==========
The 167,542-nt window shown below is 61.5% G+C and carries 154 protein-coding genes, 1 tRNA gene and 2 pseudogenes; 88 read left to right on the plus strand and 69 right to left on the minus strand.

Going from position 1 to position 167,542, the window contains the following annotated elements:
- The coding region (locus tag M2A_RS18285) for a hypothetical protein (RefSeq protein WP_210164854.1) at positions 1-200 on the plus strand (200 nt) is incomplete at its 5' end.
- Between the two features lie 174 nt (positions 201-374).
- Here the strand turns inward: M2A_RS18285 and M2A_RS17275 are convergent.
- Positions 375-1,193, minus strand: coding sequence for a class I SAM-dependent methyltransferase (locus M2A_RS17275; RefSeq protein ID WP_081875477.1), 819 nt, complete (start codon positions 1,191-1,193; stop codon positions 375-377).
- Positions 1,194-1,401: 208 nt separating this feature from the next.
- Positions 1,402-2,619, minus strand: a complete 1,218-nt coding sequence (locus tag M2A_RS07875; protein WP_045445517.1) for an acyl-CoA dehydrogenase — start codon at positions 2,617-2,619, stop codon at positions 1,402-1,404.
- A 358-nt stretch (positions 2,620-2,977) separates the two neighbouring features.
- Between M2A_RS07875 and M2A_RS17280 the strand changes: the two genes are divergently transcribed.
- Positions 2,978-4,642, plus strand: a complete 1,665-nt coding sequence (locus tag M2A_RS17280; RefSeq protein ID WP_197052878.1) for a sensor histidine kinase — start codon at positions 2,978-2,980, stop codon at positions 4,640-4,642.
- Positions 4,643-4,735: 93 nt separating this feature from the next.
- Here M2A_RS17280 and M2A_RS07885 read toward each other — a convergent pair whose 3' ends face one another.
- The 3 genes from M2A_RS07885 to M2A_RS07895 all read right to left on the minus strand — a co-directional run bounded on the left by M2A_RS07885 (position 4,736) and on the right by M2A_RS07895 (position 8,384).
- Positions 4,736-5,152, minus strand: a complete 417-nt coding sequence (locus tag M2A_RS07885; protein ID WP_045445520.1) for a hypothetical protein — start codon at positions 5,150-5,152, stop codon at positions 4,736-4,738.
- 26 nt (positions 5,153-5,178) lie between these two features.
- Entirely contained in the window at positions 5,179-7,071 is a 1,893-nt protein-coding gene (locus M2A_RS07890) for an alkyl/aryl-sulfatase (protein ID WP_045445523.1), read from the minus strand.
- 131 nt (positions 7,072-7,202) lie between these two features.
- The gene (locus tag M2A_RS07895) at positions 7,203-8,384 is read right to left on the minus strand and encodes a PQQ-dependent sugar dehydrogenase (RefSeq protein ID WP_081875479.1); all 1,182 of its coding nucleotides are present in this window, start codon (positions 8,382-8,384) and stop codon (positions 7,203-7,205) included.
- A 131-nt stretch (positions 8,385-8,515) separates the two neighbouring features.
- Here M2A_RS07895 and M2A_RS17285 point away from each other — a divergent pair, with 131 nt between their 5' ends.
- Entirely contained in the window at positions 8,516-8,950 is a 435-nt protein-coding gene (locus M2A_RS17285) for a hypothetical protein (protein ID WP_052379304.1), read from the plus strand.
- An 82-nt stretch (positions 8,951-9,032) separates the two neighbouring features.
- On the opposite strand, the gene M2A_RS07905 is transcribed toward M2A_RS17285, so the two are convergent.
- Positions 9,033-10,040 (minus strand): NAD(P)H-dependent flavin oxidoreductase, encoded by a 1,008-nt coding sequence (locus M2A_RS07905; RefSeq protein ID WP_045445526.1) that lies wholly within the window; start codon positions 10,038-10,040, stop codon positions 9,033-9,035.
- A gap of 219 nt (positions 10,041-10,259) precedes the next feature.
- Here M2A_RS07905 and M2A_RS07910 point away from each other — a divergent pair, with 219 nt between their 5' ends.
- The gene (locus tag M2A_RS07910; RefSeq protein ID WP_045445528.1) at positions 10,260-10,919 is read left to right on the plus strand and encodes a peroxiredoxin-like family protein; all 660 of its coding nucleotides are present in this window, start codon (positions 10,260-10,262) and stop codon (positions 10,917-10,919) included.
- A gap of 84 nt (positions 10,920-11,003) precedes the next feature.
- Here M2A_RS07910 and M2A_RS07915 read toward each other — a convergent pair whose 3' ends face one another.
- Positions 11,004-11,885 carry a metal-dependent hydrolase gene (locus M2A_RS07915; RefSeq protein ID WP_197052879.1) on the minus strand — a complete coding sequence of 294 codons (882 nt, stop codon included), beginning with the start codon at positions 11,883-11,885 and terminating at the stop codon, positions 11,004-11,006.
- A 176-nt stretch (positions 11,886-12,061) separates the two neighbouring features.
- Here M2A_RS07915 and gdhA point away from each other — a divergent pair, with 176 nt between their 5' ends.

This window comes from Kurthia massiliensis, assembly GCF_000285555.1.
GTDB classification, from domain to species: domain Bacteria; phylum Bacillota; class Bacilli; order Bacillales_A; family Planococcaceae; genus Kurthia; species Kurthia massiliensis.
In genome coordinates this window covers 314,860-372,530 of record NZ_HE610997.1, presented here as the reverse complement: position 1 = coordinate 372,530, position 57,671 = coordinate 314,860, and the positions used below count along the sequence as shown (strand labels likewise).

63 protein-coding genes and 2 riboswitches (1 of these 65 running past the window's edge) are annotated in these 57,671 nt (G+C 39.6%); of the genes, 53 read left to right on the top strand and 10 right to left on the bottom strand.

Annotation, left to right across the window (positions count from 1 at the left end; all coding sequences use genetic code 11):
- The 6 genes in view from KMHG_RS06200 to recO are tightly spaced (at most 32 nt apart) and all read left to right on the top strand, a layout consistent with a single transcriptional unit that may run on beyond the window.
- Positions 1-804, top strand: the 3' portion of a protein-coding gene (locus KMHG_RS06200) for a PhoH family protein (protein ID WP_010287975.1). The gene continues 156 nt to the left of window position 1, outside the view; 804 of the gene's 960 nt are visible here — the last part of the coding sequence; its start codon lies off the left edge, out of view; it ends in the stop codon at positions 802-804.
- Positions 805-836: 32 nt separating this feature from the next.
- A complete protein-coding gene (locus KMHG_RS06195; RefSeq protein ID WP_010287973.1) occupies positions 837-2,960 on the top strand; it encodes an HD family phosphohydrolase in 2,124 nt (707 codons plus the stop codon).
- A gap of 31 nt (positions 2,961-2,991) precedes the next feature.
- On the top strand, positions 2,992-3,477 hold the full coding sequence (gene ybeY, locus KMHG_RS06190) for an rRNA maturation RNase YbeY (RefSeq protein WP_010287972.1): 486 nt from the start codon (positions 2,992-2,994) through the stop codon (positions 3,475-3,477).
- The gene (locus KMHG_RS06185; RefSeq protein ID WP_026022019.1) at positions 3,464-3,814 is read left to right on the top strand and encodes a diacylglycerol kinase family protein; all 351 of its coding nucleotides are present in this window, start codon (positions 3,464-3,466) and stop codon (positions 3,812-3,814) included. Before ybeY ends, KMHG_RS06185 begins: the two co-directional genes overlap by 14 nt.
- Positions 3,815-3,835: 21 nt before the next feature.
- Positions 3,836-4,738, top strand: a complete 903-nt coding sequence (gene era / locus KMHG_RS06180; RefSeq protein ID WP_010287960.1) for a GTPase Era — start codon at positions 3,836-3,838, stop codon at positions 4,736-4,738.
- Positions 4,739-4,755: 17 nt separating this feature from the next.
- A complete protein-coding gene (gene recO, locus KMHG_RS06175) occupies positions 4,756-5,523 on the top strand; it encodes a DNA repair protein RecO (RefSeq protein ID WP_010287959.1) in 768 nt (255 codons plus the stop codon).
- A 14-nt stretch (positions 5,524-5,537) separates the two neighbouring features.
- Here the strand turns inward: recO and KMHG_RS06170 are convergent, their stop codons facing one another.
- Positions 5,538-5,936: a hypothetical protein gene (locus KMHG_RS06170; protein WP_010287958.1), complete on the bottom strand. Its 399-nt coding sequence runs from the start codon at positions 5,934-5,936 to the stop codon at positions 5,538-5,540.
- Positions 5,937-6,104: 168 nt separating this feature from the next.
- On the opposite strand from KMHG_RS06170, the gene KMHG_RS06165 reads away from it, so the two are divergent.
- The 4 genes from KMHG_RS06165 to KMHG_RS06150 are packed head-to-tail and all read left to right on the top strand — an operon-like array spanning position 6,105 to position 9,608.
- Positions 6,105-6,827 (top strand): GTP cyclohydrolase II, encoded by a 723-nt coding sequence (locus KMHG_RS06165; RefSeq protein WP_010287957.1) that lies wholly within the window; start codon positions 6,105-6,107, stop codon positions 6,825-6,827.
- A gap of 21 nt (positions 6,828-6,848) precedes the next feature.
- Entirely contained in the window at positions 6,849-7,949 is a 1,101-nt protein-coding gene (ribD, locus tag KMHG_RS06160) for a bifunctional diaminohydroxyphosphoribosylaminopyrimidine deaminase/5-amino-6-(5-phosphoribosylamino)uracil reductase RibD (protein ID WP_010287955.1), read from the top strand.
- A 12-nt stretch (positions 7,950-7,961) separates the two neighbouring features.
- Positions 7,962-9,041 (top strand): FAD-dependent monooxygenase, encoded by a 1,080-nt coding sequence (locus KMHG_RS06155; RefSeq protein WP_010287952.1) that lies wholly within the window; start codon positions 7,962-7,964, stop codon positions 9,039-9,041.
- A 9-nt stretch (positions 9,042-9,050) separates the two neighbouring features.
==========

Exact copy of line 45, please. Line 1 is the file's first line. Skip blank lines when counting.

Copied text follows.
- The gene (locus KMHG_RS06185; RefSeq protein ID WP_026022019.1) at positions 3,464-3,814 is read left to right on the top strand and encodes a diacylglycerol kinase family protein; all 351 of its coding nucleotides are present in this window, start codon (positions 3,464-3,466) and stop codon (positions 3,812-3,814) included. Before ybeY ends, KMHG_RS06185 begins: the two co-directional genes overlap by 14 nt.